ACIM Reading for December 21
The Poetry of Helen Schucman
The world knows not of quiet. Restlessness
Is its abiding law. From there it goes
To pain and joylessness, and back again
To the unceasing restlessness on which
It stands, uncertain, insecure and frail,
Prey to illusions, victimized by guilt.
Yet quietness comes over it at last.
For when forgiveness comes, its certain gift
Is stillness, in which all the world is hushed;
A silence where the littleness of sin
Shrinks into nothingness before the Love
Forgiveness represents. And in His Name
Is everyone acknowledged as the same.
ACIM Workbook Lesson for December 21
There is no end to all the peace and joy,
And all the miracles that I will give,
When I accept God’s Word. Why not today?
Why should I wait, my Father, for the joy You promised me? For You will keep Your Word You gave Your Son in exile. I am sure my treasure waits for me, and I need but reach out my hand to find it. Even now my fingers touch it. It is very close. I need not wait an instant more to be at peace forever. It is You I choose, and my Identity along with You. Your Son would be Himself, and know You as his Father and Creator, and his Love.
ACIM Q & A for Today
Q #303: My question is about grace. I’m working on Lesson 168-9 of A Course in Miracles…which says grace is not learned and grace is not the goal this course aspires to attain.…grace is the means to get vision first with knowledge but an instant later…I’m just trying to understand exactly what grace is and how one should try to attain it.
A: In the “Glossary-Index for A Course in Miracles” by Kenneth Wapnick, grace is defined as “our natural state as spirit” and “an aspect of God’s love in this world” (p.46). It may be helpful in reading passages in the Course which use the term grace, such as the Lessons you mention, to remember it is referring to the truth of who we are as spirit, and the reflection of God’s love present in our minds: “Spirit is in a state of grace forever. Your reality is only spirit. Therefore you are in a state of grace forever” (T.1.III.5:4,5,6). Grace is not, therefore, something that needs to be attained, nor can it be taught or learned. It is simply the truth that will be revealed of its own when we no longer believe in our guilty, sinful selves identified with the body. Our goal is to become aware of our true identity as spirit because it is what God created us to be. God’s grace, His gift, is the identity we share with Him. The process of forgiveness, whereby we uncover all the hidden beliefs about ourselves that are in opposition to this truth, is what will lead us to the awareness of this identity and acceptance of His grace.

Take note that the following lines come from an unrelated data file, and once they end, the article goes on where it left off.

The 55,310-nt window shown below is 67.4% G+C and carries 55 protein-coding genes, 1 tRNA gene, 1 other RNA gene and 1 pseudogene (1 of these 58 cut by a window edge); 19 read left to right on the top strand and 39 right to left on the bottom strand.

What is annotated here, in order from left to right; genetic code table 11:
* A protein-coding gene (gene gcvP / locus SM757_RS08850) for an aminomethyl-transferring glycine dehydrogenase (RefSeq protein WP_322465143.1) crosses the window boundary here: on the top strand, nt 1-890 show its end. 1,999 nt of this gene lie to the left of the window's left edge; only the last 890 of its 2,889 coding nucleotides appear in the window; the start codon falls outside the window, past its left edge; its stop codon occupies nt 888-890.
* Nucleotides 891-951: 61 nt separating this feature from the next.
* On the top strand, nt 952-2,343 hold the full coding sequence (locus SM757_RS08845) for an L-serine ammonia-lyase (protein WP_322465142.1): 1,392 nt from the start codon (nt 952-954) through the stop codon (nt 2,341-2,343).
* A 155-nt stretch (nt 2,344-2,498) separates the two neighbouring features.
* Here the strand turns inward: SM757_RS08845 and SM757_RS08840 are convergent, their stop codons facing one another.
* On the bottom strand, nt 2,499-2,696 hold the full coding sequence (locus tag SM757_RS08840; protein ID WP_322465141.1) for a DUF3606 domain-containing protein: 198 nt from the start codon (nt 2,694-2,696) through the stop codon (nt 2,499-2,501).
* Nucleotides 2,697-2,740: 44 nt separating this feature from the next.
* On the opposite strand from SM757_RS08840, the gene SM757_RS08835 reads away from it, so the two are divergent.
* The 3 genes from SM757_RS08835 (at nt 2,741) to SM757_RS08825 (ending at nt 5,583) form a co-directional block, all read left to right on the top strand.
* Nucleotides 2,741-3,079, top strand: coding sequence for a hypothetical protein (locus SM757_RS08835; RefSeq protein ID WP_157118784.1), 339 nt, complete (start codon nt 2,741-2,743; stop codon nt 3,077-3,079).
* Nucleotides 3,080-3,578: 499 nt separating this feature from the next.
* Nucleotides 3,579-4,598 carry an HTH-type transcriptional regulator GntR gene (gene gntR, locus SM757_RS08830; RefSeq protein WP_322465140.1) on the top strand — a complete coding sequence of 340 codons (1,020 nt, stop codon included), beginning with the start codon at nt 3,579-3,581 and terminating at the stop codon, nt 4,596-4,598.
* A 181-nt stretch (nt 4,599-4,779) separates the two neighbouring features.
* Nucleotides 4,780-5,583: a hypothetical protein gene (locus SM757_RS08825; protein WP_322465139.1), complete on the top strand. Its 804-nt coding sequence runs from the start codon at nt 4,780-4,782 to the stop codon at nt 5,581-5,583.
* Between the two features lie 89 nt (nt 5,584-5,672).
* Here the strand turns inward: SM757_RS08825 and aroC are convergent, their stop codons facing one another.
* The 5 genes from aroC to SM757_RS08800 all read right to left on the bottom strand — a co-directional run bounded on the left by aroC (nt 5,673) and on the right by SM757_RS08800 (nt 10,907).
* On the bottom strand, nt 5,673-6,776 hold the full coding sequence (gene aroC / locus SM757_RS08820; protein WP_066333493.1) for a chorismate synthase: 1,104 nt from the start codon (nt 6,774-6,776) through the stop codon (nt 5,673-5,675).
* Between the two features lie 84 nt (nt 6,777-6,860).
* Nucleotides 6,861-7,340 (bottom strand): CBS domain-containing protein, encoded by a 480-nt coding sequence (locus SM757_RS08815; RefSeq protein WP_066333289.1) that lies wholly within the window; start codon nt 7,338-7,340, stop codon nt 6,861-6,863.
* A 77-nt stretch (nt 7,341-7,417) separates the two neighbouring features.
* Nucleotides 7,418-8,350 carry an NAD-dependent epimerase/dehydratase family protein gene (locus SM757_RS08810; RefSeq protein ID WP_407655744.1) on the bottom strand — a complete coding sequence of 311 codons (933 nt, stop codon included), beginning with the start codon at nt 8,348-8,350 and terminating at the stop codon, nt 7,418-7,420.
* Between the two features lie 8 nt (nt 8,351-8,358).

In other places, however, grace is spoken about somewhat differently. Grace is vision in that it is awareness of our natural state. In the passage you refer to, the Course tells us that the vision of who we are in truth will be followed instantly by knowledge of our Oneness with God, and in that instant awareness of the world disappears. That is our goal, that is grace. It is “an aspect of God’s love in this world” (Glossary, p.46) because our minds hold the memory of God’s love and the memory of our true identity as spirit, God’s innocent Son. Whenever we are willing to choose to identify with this part of our minds, rather than with the ego, we accept the grace that is ours:“Grace is acceptance of the Love of God within a world of seeming hate and fear” (W.pI.169.2:1).
Q #304: I keep thinking about what A Course in Miracles refers to as the “authority” problem. I understand it to mean that there is a constant struggle within me between what I believe is the “reason” for being here and for my life, and what God “believes” is the reason for my being here and for my life. Unfortunately — like most concepts the Course teaches — I have a feeling my understanding is missing the mark. Am I even close?
A: Actually, you are not far off the mark at all. Someone once said: “If God is your co-pilot, switch seats!” Jesus tells us that the problem is much deeper than that: “The authority problem is still the only source of conflict, because the ego was made out of the wish of God’s Son to father Him. The ego, then, is nothing more than a delusional system in which you made your own father” (T.11.in.2:3,4). This obviously is insane, as Jesus himself remarks in the continuation of that passage; yet we continue to allow this conflict to rage in our minds and to project itself out all over the place in many forms, because we believe that to submit to God as our Author and Source would be a sentence of death. Or at the very least, we could not exist as we would like to.
Jesus explains: “The projection of the ego makes it appear as if God’s Will is outside yourself, and therefore not yours. In this interpretation it seems possible for God’s Will and yours to conflict. God, then, may seem to demand of you what you do not want to give, and thus deprive you of what you want.…You are afraid to know God’s Will, because you believe it is not yours. This belief is your whole sickness and your whole fear” (T.11.9:1,2,3; 10:3,4).
So to the extent that you value an individual, autonomous existence, you will unconsciously believe that you usurped God’s power in order to get and keep that existence and that He is coming after you to get it back. This is the one-or-the-other principle at the heart of the ego thought system, and fear is its unfortunate consequence. “To deny His Authorship is to deny yourself the reason for your peace, so that you see yourself only in segments. This strange perception isthe authority problem” (T.3.VI.10.6,7).